For systems administrators, thin-client/server technology is a compelling proposition. In a centrally managed environment, an administrator can provide anything from tightly controlled data-entry applications to full-range desktop productivity software suites on Windows-based terminals (WBTs). Although this solution requires beefy servers, and the thin clients aren't inexpensive, the solution has measurable benefits, such as lower administrative overhead and security advantages.
Thin-client/server solutions made Citrix a name in the industry and motivated Microsoft's development of Windows 2000 Server Terminal Services. Now SCO wants an inroad to this marketplace.
For SCO, the lure of moving its application-hosting product, Tarantella, to the Windows 2000 (Win2K) and Windows NT platforms has proved irresistible. Tarantella displays multiuser NT applications on thin clients. Tarantella runs on a UNIX server or server farm and provides client access to applications that run on a Win2K or NT application server. Future versions of Tarantella will run four versions of Linux, AIX, Tru64, and Sun Solaris.
Tarantella can send the screen display to IBM 3270 green-screen terminals and Wyse Technology's terminals and send X applications to any browser that contains a Java Virtual Machine (JVM). Tarantella uses Adaptive Internet Protocol (AIP), which SCO optimized to send X11 over a dial-up IP connection. In January 2000, SCO released Tarantella Enterprise II, which runs NT applications on UNIX. Tarantella Enterprise II translates RDP from the terminal to AIP, then transmits AIP as a wire protocol to the thin clients to display.
Now SCO has a product that directly competes with Citrix MetaFrame and provides access to applications running a variety of OSs, such as UNIX. Administrators can use Win2K and NT application servers running Terminal Services or NT Server 4.0, Terminal Server Edition (WTS) to support heterogeneous clients. SCO claims that Tarantella offers more centralized management, greater security, better scalability, and a broader support system than MetaFrame.
SCO has set its product prices to aggressively compete with MetaFrame and established a new marketing team for Tarantella. Peter Bondar, SCO vice president of Tarantella marketing, said, "We decided to pick Citrix as our No. 1 competitor to steal business from."
Tarantella Enterprise II will sell for $4925 for a 25-user edition, $100 less than Citrix charges MetaFrame customers for 15 users. SCO also offers aggressive trade-ins for MetaFrame customers wanting to switch to Tarantella. Citrix users can trade 10 MetaFrame licenses for one Tarantella license. In this way, SCO hopes to make inroads into Citrix's $300 million MetaFrame business. Christa Anderson, editor of Windows 2000 Magazine's Thin-Client UPDATE, said, "An estimated 90 percent of enterprise-level WTS deployments use MetaFrame to add value to the terminal server environment."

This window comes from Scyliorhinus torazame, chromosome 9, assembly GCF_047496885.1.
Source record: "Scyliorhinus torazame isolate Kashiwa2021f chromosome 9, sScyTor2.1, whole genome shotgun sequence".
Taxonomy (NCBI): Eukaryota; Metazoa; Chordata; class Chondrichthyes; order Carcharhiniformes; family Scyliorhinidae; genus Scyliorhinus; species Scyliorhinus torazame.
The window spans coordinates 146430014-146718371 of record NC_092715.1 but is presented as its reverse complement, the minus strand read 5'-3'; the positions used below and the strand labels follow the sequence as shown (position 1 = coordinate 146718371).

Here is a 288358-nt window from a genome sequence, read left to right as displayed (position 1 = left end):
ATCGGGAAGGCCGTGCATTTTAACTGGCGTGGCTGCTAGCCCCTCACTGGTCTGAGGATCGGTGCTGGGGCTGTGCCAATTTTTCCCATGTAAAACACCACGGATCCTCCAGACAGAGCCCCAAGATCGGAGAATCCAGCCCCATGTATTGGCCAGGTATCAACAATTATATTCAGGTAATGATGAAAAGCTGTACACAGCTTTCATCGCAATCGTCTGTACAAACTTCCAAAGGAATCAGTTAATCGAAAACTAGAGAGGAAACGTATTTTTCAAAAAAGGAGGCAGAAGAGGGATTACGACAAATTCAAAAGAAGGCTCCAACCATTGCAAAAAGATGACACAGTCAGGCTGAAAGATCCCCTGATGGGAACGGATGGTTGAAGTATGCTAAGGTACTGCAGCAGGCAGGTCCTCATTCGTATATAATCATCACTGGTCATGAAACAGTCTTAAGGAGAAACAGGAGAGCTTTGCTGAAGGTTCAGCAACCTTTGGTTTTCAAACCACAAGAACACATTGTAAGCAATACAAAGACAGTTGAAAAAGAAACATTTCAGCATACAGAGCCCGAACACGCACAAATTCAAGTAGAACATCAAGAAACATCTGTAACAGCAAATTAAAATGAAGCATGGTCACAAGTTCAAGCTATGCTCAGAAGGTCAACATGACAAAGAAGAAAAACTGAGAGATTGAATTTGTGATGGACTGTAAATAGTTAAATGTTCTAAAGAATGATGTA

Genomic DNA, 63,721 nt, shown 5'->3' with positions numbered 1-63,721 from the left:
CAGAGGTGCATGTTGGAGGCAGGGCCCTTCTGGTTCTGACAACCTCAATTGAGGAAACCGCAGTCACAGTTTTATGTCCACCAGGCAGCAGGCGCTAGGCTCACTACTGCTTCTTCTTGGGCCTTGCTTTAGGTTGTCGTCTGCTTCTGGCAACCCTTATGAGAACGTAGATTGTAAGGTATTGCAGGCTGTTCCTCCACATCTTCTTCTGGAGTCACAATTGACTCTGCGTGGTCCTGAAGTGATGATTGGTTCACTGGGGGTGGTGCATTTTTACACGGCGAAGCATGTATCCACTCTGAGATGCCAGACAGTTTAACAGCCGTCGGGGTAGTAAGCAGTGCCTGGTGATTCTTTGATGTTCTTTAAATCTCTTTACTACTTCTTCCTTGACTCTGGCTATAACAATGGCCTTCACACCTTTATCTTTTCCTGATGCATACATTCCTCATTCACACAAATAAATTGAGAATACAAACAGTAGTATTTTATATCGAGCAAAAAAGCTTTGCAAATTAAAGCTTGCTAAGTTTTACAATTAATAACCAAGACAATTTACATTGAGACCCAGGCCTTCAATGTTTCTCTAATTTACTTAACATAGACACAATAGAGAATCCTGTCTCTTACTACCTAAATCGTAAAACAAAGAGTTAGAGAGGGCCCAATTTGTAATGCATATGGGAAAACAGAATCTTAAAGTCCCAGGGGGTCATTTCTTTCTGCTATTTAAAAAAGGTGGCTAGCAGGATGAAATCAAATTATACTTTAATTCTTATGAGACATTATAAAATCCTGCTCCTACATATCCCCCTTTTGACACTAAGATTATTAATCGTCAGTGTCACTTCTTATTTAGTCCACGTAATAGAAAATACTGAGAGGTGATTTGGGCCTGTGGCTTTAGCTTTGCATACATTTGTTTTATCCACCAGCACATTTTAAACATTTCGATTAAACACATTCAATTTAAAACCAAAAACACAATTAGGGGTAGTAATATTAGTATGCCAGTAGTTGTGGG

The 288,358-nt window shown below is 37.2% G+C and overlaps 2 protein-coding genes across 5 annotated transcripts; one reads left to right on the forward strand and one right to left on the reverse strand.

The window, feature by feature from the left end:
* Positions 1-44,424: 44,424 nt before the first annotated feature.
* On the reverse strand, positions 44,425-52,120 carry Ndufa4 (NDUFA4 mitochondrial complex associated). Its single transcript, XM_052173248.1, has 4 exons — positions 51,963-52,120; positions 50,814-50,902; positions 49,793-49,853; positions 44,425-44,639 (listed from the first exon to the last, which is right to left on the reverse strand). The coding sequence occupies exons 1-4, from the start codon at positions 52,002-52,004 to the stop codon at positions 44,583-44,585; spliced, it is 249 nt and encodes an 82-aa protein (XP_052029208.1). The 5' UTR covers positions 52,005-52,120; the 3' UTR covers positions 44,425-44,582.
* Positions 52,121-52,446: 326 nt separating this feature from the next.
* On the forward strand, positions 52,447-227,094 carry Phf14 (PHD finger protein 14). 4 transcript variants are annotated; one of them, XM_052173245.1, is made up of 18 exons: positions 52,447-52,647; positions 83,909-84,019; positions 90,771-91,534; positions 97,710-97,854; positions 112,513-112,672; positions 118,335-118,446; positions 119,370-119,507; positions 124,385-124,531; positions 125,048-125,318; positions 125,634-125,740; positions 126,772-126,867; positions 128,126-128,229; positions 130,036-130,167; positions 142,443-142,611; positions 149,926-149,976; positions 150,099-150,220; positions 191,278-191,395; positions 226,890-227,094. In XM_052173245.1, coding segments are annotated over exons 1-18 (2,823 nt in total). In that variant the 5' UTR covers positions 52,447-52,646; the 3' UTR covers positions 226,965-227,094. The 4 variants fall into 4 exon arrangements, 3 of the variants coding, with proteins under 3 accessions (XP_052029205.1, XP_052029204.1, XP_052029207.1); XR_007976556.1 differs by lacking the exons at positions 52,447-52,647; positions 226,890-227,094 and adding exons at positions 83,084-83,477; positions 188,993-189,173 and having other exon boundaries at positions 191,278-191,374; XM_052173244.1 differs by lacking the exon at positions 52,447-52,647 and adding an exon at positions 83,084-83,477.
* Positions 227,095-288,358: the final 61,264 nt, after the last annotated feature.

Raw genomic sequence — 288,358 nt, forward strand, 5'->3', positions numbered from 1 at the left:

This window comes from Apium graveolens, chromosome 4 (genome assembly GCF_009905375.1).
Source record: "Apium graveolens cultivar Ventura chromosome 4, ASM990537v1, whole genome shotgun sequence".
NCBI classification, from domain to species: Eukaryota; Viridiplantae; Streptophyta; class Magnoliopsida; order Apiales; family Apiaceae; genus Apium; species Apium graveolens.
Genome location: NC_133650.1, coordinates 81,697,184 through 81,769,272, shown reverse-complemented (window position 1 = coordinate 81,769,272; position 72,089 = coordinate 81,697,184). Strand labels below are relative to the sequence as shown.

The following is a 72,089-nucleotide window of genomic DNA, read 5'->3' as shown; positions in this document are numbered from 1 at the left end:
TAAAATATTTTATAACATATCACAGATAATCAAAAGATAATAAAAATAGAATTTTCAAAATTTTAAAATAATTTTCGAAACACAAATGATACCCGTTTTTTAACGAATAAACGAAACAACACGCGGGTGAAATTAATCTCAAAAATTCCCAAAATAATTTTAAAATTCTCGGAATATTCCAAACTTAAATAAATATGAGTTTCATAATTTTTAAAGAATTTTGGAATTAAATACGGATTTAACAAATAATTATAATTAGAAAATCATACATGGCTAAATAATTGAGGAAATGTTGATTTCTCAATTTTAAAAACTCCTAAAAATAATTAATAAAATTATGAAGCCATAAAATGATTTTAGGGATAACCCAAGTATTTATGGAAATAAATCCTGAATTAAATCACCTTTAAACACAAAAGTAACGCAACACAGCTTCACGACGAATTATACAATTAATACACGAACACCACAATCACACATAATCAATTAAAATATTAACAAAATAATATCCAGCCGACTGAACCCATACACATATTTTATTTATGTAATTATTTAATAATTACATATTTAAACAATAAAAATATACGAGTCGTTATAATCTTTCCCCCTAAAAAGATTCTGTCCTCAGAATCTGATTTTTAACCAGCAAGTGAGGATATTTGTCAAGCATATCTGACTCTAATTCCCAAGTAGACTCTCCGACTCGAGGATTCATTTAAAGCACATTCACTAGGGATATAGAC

Tarantella supports a three-tier architecture (vs. MetaFrame's two-tiered one) and lets administrators connect servers into a 50-server load-balanced array that can serve as many as 15,000 users. In Tarantella, the first tier houses the application servers, the second tier houses the Tarantella middleware servers, and the third tier houses the clients. Application servers can run Terminal Services, WTS, IBM 3270, and many types of UNIX (but not Linux). SCO suggests that Tarantella is better suited for data center applications than MetaFrame is because Tarantella will run more types of applications than any other thin-client/server solution and is fully Web-enabled. Tarantella also saves a session's state information (as WTS and MetaFrame do) so that a user can log back on to the system and resume work. Clients in the third tier can connect using RDP, X11, TN3270, Wyse 60, and VT52-420. Tarantella doesn't support ISA.
SCO is also segmenting the thin-client/server market. Tarantella Express is a low-cost version designed for small businesses. SCO packages this product with features such as automated setup and configuration wizards to make deployment easier.
In February 2000, SCO announced an initiative to apply Tarantella to the rapidly developing application service provider (ASP) market. SCO is considering using Tarantella as a hosting business or as an application portal. According to Mike Orr, SCO senior vice president of worldwide marketing, SCO might change its company name or spin off Tarantella as a separate business unit.
Can SCO succeed in the Win2K and NT market? Possibly. Although the economics of Tarantella are attractive, SCO needs to convince companies that it's serious about the NT thin-client/server business and that it has staying power. SCO can attract the interest of Value Added Resellers (VARs), but attracting resellers will take time. The market is in place for SCO to succeed. As an indication of how well Citrix has done, consider that the company signed up 3400 developers (from 70 countries) and 100 independent software vendors (ISVs) to the Citrix Developer Network (CDN) in only 3 months.